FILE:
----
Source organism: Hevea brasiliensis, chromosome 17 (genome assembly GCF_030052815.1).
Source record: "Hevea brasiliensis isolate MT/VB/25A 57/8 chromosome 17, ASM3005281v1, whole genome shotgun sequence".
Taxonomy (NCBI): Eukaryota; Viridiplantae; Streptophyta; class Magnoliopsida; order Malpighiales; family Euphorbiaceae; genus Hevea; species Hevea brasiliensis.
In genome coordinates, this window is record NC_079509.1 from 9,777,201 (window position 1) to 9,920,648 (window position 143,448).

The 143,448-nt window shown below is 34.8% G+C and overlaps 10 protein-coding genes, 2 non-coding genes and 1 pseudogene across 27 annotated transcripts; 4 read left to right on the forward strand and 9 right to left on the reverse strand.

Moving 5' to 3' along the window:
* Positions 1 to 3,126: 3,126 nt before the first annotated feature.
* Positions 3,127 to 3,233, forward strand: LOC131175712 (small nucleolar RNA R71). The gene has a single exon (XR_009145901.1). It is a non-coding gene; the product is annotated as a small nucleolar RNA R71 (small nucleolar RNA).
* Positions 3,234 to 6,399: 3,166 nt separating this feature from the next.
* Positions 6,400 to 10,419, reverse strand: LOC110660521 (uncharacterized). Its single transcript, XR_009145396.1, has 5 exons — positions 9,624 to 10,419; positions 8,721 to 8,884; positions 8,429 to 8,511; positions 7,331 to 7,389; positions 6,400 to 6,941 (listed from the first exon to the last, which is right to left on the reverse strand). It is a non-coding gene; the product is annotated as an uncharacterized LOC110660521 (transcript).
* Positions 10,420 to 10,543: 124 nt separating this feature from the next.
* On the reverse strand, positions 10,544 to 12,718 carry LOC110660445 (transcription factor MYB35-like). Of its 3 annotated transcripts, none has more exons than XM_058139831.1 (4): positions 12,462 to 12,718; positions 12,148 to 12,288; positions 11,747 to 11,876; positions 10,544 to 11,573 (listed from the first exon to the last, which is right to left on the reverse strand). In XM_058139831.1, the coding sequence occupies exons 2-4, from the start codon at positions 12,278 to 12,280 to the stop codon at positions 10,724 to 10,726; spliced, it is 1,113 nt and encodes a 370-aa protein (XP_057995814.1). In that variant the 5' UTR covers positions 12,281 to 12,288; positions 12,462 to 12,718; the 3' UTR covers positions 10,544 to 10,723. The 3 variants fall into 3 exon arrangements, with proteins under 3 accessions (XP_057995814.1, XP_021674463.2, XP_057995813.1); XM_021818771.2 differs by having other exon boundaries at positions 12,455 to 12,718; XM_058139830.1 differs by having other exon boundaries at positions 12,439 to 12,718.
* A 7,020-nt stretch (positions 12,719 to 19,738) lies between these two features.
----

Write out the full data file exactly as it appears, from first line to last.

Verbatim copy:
Source organism: Hevea brasiliensis, chromosome 17 (genome assembly GCF_030052815.1).
Source record: "Hevea brasiliensis isolate MT/VB/25A 57/8 chromosome 17, ASM3005281v1, whole genome shotgun sequence".
Taxonomy (NCBI): Eukaryota; Viridiplantae; Streptophyta; class Magnoliopsida; order Malpighiales; family Euphorbiaceae; genus Hevea; species Hevea brasiliensis.
In genome coordinates, this window is record NC_079509.1 from 9,777,201 (window position 1) to 9,920,648 (window position 143,448).

The 143,448-nt window shown below is 34.8% G+C and overlaps 10 protein-coding genes, 2 non-coding genes and 1 pseudogene across 27 annotated transcripts; 4 read left to right on the forward strand and 9 right to left on the reverse strand.

Moving 5' to 3' along the window:
* Positions 1 to 3,126: 3,126 nt before the first annotated feature.
* Positions 3,127 to 3,233, forward strand: LOC131175712 (small nucleolar RNA R71). The gene has a single exon (XR_009145901.1). It is a non-coding gene; the product is annotated as a small nucleolar RNA R71 (small nucleolar RNA).
* Positions 3,234 to 6,399: 3,166 nt separating this feature from the next.
* Positions 6,400 to 10,419, reverse strand: LOC110660521 (uncharacterized). Its single transcript, XR_009145396.1, has 5 exons — positions 9,624 to 10,419; positions 8,721 to 8,884; positions 8,429 to 8,511; positions 7,331 to 7,389; positions 6,400 to 6,941 (listed from the first exon to the last, which is right to left on the reverse strand). It is a non-coding gene; the product is annotated as an uncharacterized LOC110660521 (transcript).
* Positions 10,420 to 10,543: 124 nt separating this feature from the next.
* On the reverse strand, positions 10,544 to 12,718 carry LOC110660445 (transcription factor MYB35-like). Of its 3 annotated transcripts, none has more exons than XM_058139831.1 (4): positions 12,462 to 12,718; positions 12,148 to 12,288; positions 11,747 to 11,876; positions 10,544 to 11,573 (listed from the first exon to the last, which is right to left on the reverse strand). In XM_058139831.1, the coding sequence occupies exons 2-4, from the start codon at positions 12,278 to 12,280 to the stop codon at positions 10,724 to 10,726; spliced, it is 1,113 nt and encodes a 370-aa protein (XP_057995814.1). In that variant the 5' UTR covers positions 12,281 to 12,288; positions 12,462 to 12,718; the 3' UTR covers positions 10,544 to 10,723. The 3 variants fall into 3 exon arrangements, with proteins under 3 accessions (XP_057995814.1, XP_021674463.2, XP_057995813.1); XM_021818771.2 differs by having other exon boundaries at positions 12,455 to 12,718; XM_058139830.1 differs by having other exon boundaries at positions 12,439 to 12,718.
* A 7,020-nt stretch (positions 12,719 to 19,738) lies between these two features.